Is my boss telling me to sit down and be quiet? And am I telling my boss he's wrong? That's how you might oversimplify the South Dakota School Superintendents Association's request to the South Dakota Education Association to drop its drive to refer HB 1234 to a public vote:

The executive board of the South Dakota School Superintendents Association wrote a letter last month to the South Dakota Education Association urging them to "consider not moving forward with your petition drive" on House Bill 1234 [Josh Verges, "Teachers Get No Help on Reform Law Referral," that Sioux Falls paper, 2012.04.05].

Are the superintendents saying they think Governor Daugaard's education reform package is a good idea? No, mostly not. They're worried that the referendum campaign against HB 1234 will get in the way of the campaign to pass Initiated Measure 15, the education and health care communities' effort to pass an extra-penny sales tax, and to defeat last year's HB 1230:

Brookings Superintendent Roger DeGroot, the SDSSA president, said most superintendents think HB1234 is bad policy, but they'd like the union to focus its efforts on the sales tax initiative.

"I don't think anyone worked harder than me" to defeat HB1234, he said, "but we need that $90 million in education" [Verges, 2012.04.05].

The SDSSA's board worries that we can't handle explaining to voters why they should vote No on HB 1234 (not to mention No on Referred Law 14) but vote Yes on Initiated Measure 15.

Um, excuse me, boss? At Montrose, you hired me to teach literature, speech, composition, and algebra all in one day. At Spearfish, I now have the relative ease of just two preps, French I and French II. Some teachers have six different preps and coach after school. I think we can handle doing two things at once.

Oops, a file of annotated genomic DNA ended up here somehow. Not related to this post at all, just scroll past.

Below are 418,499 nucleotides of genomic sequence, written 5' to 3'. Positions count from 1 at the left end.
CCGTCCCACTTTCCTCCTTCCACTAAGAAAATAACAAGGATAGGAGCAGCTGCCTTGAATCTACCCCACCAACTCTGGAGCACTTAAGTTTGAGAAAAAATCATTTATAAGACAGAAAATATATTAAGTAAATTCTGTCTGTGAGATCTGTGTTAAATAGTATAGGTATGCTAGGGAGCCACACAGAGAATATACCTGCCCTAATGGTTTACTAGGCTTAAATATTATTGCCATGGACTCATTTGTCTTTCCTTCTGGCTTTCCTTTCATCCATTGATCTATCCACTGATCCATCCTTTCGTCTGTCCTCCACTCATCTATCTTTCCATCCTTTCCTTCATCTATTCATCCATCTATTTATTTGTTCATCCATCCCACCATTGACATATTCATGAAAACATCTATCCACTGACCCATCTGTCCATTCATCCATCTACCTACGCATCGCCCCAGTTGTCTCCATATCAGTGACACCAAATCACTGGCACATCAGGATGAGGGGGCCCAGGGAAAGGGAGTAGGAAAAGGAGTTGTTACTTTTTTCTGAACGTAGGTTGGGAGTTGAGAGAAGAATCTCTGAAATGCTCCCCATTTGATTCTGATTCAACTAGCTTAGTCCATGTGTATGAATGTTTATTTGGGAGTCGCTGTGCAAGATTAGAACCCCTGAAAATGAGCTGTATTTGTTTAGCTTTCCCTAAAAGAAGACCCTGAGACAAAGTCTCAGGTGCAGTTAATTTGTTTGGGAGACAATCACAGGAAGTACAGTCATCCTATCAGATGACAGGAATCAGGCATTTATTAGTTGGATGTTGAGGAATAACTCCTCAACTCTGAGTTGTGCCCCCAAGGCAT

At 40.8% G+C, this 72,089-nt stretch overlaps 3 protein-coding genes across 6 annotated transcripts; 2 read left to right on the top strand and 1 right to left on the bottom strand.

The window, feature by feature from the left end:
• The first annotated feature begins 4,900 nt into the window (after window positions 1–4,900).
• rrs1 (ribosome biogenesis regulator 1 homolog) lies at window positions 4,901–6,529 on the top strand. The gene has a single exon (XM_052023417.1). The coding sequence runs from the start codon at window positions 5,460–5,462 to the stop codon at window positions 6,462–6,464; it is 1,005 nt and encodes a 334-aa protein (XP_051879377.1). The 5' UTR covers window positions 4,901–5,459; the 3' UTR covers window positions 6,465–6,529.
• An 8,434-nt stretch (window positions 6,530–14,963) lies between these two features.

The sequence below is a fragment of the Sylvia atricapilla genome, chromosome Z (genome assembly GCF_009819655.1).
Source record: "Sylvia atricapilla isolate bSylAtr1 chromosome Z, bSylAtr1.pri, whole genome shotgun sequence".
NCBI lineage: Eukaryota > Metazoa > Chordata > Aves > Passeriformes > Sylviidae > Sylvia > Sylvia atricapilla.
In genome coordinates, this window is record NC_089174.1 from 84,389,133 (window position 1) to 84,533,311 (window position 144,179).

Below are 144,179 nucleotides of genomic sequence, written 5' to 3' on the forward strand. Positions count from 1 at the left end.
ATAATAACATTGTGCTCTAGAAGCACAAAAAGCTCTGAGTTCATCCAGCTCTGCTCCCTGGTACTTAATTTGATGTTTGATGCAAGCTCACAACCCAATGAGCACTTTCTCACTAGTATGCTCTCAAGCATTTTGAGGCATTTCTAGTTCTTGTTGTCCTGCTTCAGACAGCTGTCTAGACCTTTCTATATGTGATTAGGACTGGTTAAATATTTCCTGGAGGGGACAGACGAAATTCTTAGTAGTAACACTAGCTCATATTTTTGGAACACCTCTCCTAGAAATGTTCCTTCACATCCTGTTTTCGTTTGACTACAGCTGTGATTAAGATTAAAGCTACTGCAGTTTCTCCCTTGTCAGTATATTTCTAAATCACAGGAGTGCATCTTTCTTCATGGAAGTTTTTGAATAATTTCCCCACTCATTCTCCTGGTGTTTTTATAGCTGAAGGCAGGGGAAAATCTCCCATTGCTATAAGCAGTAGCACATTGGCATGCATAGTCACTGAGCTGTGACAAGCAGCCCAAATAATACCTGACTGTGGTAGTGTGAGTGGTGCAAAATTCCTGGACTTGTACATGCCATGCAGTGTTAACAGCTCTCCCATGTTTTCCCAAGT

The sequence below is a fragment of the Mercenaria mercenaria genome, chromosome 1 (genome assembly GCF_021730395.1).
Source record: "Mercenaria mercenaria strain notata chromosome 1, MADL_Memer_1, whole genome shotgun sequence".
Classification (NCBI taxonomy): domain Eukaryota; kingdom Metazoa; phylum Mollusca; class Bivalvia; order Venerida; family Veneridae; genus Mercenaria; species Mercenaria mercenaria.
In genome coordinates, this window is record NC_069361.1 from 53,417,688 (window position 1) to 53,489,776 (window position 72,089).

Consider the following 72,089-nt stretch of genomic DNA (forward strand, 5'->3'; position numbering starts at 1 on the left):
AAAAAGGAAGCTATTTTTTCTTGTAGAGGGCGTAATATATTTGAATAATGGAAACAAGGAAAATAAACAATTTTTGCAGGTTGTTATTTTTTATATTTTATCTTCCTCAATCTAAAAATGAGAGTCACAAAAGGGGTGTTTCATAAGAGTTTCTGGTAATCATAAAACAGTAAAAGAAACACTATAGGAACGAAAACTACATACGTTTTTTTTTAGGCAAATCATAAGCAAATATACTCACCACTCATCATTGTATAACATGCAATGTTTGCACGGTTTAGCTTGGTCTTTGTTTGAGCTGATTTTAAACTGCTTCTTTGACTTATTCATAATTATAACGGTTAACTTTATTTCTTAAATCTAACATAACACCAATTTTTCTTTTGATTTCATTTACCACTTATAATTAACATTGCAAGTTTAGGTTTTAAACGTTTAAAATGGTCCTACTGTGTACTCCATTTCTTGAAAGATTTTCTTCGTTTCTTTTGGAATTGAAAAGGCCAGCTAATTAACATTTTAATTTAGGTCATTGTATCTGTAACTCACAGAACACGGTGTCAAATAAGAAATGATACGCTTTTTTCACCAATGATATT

SDEA exec Bryce Healy notes that some superintendents are still working to defeat HB 1234 by circulating referendum petitions. Healy says those superintendents and other circulators are not having to work very hard to educate voters to get their signatures. Says Healy, "This is the easiest petition I've ever circulated."

The SDSSA board is missing the strong possibility that putting HB 1234 on the ballot will motivate education supporters to come to the polls and defeat Referred Law 14 and pass Initiated Measure 15. Education organizations face a hard sell on getting voters to approve IM 15's new tax, but at the very least, urging voters to reject a separate money-wasting policy won't hurt that effort. It may even enhance our fiscal credibility. Instead of just arguing that the schools need more money (and our conservative opponents are ready to hammer us on that point), we can use HB 1234 (as a counterexample!) to engage voters in a deeper conversation about the policies on which we ought to spend that money.

Now the superintendents aren't saying they'll campaign against teachers and try to block the referral. But it seems counterproductive that they would publicly criticize a petition drive against a law they generally agree is bad for the schools they run (a bothersome exception: a survey of SDSSA members found 60 out of 105 superintendents expressing support for the very bad idea of yanking the due process rights of continuing contract). SDEA announced its intention to refer HB 1234 on March 7. They hit the streets with petitions on March 19. SDSSA sent its letter to SDEA on March 21. Did SDSSA's board really think that SDEA would commit political suicide by firing up lots of volunteers and signers, then throwing their petitions in the trash?

Superintendents, don't worry. Teachers and voters can handle a ballot with multiple items on it. Referring HB 1234 to a public vote, engaging the public in a deep conversation about education policy, and stopping Governor Daugaard's bad ideas will serve our schools and our state well.